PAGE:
Art Police Shut Down Exhibit at Rensselaer Polytechnic Institute, Invade Classroom
Stories in the Washington Post, Newsday and Times Union describe the sad tale of a university responding to political pressure to close an exhibit by controversial artist Wafaa Bilal. Here are excerpts from the Post:
"In the video game that Wafaa Bilal created, his avatar is steely-eyed and hooded, with an automatic rifle at his side, an ammunition belt around his waist, a fuse in his hand and the mien of a knightly suicide-bomber. He is the "Virtual Jihadi." ...
"His work was briefly exhibited Thursday night at Rensselaer Polytechnic Institute in Troy, N.Y. The game was projected on a giant screen so that one viewer at a time could play -- until administrators shut down the show Friday morning. The institute needed time to review the show's "origin, content and intent," said William N. Walker, a vice president." ....
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The fracas included an unfortunate incident, one that casts a shadow over acdemic fredom at Rensselaer. From the Times Union:
"The controversy intensified Wednesday, when Bilal was scheduled to give a lecture and unveil his exhibit.
That afternoon, RPI students in a class taught by media arts professor Branda Miller were interviewing Bilal when he was pulled out of the room by RPI officials.
"It was very unsettling for me and my students," Miller said. "It would be unfortunate if Wafaa Bilal's art exhibition remains closed. The whole point of art is to encourage dialogue." ....
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The origin of the controversy arose from protests by the College Republicans on the campus, a group interested in works of art, at least the ones they think require censorship.
Fortunately, Bilal's exhibit will be shown off campus at the Sanctuary for Independent Media in Troy, a wonderful place where artists, writers and everyday folks gather to exhibit their works and exchange ideas, realizing the promise of the First Amendment freedoms, a project evidently too risky for the university to abide.
Another dimension of the story is that RPI is about to open a enormously costly "Experimental Media Performing Arts Center." The Bilal incident raises serious questions about how "experimental" the Center's offerings will be and who decides.
A colleague in the Arts Department passed along the news that this morning, March 8, faculty in the Arts Department found themselves locked out of the building where they work because security was under orders (according to the posted guards) to prevent Wafaa from getting into the building!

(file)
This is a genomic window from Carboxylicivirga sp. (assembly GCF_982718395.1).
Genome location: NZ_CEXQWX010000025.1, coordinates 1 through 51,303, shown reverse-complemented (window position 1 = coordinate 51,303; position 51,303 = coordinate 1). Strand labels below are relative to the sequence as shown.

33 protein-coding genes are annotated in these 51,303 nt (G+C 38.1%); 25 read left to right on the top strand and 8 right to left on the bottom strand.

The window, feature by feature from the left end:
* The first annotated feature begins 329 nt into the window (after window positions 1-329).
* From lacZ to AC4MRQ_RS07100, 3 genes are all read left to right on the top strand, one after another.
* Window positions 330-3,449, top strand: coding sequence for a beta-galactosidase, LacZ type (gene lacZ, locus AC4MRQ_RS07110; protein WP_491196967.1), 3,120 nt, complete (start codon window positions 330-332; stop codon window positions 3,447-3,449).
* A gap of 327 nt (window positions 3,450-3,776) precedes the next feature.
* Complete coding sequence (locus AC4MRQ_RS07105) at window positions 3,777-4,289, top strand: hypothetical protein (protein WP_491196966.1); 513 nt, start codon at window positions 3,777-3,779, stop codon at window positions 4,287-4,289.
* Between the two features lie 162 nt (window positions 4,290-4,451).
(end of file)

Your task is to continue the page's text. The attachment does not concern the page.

Meanwhile a message from the RPI administration offered these chilling words of reassurance:
March 8, 2008
To the Rensselaer Community:
You may have seen coverage in the news media of actions taken by the
university regarding a visiting artist on campus. This is to provide
more information on this situation.
After becoming aware of and discussing concerns expressed by some
members of the Rensselaer community about a lecture and associated
exhibit by digital media artist Wafaa Bilal, the university decided to
allow his March 5 lecture to go forward. Most observers agreed that he
presented a stimulating and thought-provoking lecture.
We are pleased to have Mr. Bilal among us to contribute to the
intellectual and artistic life of the Institute, and we look forward
to his continued presence in our classrooms and studios as a visiting
During the unveiling of the artist's video game exhibition, "Virtual
Jihadi," important concerns surfaced that the work may be based on a
product of Al Qaeda, and questions were raised regarding its legality
and its consistency with the norms and policies of the Institute. The
university is considering various factors relating to the exhibition,
and has suspended it pending a more complete review of its origin,
content, and intent.
Rensselaer fully supports academic and artistic freedom. The question
under review regards the use of university resources to provide a
platform for what may be a product of a terrorist organization or
which suggests violence directed toward the President of the United
States and his family.
William N. Walker
Vice President for Strategic Communications and External Relations
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What could be more "thought-provoking" than censoring an art exhibit and blocking access to a university building?